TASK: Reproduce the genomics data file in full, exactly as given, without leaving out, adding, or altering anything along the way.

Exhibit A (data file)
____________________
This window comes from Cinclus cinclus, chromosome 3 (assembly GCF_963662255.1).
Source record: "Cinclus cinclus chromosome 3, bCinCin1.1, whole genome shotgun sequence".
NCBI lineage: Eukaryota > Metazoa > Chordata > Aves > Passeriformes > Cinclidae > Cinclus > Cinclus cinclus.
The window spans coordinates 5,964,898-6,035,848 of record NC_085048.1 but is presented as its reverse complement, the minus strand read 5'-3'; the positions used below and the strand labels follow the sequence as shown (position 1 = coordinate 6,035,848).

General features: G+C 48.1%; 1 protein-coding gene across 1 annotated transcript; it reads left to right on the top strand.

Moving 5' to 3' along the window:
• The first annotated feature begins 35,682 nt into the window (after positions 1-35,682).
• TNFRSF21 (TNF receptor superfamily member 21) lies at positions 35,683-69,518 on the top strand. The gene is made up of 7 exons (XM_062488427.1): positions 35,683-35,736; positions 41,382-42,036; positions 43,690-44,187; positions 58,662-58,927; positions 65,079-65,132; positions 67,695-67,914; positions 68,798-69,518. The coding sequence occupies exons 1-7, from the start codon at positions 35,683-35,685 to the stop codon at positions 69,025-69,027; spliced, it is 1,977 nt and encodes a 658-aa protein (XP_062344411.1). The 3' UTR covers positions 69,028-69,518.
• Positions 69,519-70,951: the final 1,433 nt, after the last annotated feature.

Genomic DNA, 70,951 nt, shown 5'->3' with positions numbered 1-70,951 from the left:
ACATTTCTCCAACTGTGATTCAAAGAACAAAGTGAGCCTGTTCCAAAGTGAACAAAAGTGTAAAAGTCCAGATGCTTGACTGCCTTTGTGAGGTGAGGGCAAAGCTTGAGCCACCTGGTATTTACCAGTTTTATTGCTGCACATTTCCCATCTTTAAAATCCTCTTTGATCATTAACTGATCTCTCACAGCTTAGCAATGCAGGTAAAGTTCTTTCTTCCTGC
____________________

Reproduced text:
This window comes from Cinclus cinclus, chromosome 3 (assembly GCF_963662255.1).
Source record: "Cinclus cinclus chromosome 3, bCinCin1.1, whole genome shotgun sequence".
NCBI lineage: Eukaryota > Metazoa > Chordata > Aves > Passeriformes > Cinclidae > Cinclus > Cinclus cinclus.
The window spans coordinates 5,964,898-6,035,848 of record NC_085048.1 but is presented as its reverse complement, the minus strand read 5'-3'; the positions used below and the strand labels follow the sequence as shown (position 1 = coordinate 6,035,848).

General features: G+C 48.1%; 1 protein-coding gene across 1 annotated transcript; it reads left to right on the top strand.

Moving 5' to 3' along the window:
• The first annotated feature begins 35,682 nt into the window (after positions 1-35,682).
• TNFRSF21 (TNF receptor superfamily member 21) lies at positions 35,683-69,518 on the top strand. The gene is made up of 7 exons (XM_062488427.1): positions 35,683-35,736; positions 41,382-42,036; positions 43,690-44,187; positions 58,662-58,927; positions 65,079-65,132; positions 67,695-67,914; positions 68,798-69,518. The coding sequence occupies exons 1-7, from the start codon at positions 35,683-35,685 to the stop codon at positions 69,025-69,027; spliced, it is 1,977 nt and encodes a 658-aa protein (XP_062344411.1). The 3' UTR covers positions 69,028-69,518.
• Positions 69,519-70,951: the final 1,433 nt, after the last annotated feature.

Genomic DNA, 70,951 nt, shown 5'->3' with positions numbered 1-70,951 from the left:
ACATTTCTCCAACTGTGATTCAAAGAACAAAGTGAGCCTGTTCCAAAGTGAACAAAAGTGTAAAAGTCCAGATGCTTGACTGCCTTTGTGAGGTGAGGGCAAAGCTTGAGCCACCTGGTATTTACCAGTTTTATTGCTGCACATTTCCCATCTTTAAAATCCTCTTTGATCATTAACTGATCTCTCACAGCTTAGCAATGCAGGTAAAGTTCTTTCTTCCTGC